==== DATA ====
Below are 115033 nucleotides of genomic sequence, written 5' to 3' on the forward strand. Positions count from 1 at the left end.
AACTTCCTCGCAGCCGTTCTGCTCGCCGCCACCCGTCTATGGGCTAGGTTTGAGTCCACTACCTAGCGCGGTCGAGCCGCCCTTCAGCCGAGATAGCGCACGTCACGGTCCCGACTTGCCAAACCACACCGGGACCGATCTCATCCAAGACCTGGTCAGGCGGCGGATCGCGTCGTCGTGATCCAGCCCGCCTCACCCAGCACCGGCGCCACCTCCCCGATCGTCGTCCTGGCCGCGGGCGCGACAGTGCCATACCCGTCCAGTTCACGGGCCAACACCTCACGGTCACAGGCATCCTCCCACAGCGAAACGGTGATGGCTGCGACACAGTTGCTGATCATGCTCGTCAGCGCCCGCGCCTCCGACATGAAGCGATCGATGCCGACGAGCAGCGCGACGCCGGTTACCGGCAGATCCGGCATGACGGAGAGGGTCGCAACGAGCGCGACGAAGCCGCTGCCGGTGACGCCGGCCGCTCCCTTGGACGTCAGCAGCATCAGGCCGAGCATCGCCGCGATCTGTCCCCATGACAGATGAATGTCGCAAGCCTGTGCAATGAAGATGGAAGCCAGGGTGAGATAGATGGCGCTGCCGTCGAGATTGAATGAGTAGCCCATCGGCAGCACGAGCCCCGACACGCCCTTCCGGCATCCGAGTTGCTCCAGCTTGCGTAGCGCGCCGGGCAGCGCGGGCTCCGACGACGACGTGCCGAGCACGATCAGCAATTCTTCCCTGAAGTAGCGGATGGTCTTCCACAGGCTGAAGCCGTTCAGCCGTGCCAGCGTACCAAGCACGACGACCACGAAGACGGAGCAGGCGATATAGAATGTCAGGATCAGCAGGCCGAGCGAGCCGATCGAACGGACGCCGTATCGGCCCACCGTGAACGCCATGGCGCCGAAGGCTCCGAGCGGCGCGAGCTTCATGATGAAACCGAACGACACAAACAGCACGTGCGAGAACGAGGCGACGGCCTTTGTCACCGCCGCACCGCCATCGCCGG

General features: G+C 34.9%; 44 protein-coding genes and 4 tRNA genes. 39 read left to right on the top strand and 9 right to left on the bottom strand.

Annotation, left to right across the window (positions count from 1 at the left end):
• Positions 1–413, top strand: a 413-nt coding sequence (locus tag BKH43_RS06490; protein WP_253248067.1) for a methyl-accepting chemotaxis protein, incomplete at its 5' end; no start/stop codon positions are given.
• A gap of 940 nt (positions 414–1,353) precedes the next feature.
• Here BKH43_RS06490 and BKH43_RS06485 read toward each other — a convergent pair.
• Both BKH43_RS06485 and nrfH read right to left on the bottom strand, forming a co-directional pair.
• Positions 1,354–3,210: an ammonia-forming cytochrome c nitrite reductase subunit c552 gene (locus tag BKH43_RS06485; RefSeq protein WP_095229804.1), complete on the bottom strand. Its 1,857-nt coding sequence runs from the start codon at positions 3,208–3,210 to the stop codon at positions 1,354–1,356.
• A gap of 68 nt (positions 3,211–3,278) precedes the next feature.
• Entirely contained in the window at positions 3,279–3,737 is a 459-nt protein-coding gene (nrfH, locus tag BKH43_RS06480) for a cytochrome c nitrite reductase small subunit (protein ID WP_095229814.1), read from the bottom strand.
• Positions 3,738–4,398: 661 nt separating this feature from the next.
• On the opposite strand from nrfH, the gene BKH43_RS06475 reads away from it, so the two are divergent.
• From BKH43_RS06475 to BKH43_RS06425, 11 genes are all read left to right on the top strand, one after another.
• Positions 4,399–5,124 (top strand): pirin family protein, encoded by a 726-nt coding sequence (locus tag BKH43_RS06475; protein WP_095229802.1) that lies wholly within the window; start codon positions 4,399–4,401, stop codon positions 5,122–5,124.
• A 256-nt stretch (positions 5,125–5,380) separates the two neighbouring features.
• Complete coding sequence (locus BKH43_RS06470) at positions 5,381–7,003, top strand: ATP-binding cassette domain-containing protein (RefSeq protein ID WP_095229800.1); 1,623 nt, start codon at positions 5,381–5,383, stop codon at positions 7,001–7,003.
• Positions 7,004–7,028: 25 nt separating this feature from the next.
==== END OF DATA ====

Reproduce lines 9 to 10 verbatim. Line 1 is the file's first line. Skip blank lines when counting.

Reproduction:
• Positions 1,354–3,210: an ammonia-forming cytochrome c nitrite reductase subunit c552 gene (locus tag BKH43_RS06485; RefSeq protein WP_095229804.1), complete on the bottom strand. Its 1,857-nt coding sequence runs from the start codon at positions 3,208–3,210 to the stop codon at positions 1,354–1,356.
• A gap of 68 nt (positions 3,211–3,278) precedes the next feature.